United Methodist Church Drops Complaints Against Fellow Member Jeff Sessions

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Posted: Aug 09, 2018 7:45 AM
United Methodist Church Drops Complaints Against Fellow Member Jeff Sessions

Hundreds of members of the United Methodist Church filed a complaint against Attorney General Jeff Sessions, himself a member, for the Trump administration’s policy of separating illegal immigrant families at the border in June. They accused him of child abuse, immorality, racial discrimination and “dissemination of doctrines contrary to the standards of the doctrine of the United Methodist Church.” 

The family separation policy stood “in stark contrast” to the church’s commitment to “supporting freedom of conscience and resistance to unjust laws," the members continued.

On Wednesday, however, District Superintendent Rev. Dr. Debora Bishop announced that those charges were now dismissed. They've realized Sessions was acting in his political capacity, not his personal one.

The AG "was carrying out the official policy of the President and/or the United States Department of Justice,”  Bishop explained in her letter. Therefore, it was outside the church’s disciplinary scope.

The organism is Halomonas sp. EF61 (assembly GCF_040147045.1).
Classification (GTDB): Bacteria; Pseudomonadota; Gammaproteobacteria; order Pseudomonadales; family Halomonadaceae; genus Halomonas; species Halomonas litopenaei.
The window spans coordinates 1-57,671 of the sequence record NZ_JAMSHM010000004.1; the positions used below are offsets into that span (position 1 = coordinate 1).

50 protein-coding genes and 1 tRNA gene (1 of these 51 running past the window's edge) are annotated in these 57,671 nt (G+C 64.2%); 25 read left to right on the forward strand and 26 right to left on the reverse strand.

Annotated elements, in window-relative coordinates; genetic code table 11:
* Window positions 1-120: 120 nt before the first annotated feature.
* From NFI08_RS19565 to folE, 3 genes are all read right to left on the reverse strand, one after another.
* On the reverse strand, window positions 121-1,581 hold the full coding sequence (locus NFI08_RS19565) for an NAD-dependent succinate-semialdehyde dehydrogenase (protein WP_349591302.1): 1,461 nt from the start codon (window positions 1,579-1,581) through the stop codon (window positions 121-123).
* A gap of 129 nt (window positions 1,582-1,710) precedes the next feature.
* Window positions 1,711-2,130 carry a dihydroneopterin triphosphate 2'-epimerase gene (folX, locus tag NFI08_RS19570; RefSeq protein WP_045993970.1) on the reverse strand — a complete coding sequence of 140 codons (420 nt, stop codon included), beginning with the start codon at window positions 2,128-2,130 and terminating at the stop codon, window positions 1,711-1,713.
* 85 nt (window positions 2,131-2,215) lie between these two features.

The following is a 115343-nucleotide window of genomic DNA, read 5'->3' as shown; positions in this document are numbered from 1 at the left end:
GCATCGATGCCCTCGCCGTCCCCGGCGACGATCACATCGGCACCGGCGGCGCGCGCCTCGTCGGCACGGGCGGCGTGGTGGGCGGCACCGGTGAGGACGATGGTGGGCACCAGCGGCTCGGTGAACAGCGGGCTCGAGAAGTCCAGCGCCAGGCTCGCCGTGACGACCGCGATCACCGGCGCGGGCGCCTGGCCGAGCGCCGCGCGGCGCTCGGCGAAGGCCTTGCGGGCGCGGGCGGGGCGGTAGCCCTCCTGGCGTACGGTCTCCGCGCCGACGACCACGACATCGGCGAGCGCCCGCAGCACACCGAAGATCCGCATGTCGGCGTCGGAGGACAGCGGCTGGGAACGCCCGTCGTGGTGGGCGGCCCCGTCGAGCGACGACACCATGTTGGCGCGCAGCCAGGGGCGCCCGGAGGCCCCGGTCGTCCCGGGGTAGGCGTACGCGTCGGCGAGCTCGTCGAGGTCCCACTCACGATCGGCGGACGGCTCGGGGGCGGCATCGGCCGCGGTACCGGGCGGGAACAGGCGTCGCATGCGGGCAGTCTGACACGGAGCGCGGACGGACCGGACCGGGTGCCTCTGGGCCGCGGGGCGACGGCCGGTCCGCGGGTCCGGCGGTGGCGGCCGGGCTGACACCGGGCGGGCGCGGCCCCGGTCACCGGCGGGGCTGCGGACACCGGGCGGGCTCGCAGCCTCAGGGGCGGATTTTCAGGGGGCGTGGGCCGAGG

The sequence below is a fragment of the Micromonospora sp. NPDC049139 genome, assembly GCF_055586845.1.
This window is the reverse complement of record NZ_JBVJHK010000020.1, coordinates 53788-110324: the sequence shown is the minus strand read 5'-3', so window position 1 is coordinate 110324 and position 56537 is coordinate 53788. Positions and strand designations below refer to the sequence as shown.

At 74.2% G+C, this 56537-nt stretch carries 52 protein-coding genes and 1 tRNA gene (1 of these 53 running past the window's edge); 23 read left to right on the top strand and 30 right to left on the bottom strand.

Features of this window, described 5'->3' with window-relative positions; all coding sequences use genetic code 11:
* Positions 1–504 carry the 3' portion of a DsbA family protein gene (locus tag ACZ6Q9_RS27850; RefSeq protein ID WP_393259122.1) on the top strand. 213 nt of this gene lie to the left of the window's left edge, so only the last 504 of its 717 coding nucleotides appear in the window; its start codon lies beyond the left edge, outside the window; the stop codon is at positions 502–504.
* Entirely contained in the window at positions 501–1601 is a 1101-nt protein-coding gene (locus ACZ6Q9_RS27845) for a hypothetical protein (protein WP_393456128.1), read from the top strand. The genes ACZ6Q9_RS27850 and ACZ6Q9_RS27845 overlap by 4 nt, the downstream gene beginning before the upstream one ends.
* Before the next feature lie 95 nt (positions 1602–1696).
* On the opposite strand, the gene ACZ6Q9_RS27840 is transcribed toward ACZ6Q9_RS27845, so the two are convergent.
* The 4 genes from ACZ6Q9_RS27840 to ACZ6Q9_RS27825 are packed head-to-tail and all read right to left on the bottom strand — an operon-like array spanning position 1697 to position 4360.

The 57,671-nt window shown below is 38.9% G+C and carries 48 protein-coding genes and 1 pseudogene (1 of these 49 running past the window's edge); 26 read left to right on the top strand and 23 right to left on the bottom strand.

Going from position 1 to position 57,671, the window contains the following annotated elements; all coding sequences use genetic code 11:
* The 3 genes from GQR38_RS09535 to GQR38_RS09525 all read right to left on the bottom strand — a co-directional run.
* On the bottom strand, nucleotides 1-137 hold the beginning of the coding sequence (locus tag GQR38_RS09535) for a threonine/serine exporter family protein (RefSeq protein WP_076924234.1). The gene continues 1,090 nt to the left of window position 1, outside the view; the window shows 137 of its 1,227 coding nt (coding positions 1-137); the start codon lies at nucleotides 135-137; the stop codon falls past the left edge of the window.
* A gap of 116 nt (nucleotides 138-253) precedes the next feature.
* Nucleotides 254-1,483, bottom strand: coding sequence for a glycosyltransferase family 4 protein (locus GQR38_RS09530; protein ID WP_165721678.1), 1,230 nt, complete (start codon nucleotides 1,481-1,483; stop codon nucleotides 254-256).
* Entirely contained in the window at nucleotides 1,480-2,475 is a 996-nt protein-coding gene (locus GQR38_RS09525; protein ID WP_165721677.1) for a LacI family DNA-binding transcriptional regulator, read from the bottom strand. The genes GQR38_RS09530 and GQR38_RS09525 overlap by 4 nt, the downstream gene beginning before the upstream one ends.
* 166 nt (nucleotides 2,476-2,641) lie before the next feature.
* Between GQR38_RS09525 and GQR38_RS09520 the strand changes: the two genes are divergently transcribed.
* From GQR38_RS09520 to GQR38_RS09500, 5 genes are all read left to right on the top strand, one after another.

“In this matter, Attorney General Jeff Sessions was carrying out the official policy of the President and/or the United States Department of Justice,” Bishop wrote. “It was not an individual act. I believe this type of conduct is not covered by the chargeable offense provisions of The Book of Discipline of The United Methodist Church, 2016 for laypersons.”

In May, Sessions informed the public that the Trump administration would demonstrate "zero tolerance" at the border.

"The parents are subject to prosecution while children may not be," he explained. "So, if we do our duty and prosecute those cases, then children inevitably for a period of time might be in different conditions."

Those conditions included centers where the children were cared for by Health and Human Services.

Following severe backlash from all sides, who called the separations inhumane, President Trump signed an executive order in June to put an end to the practice. The administration has also reunited nearly 2,000 families, but many more remain apart.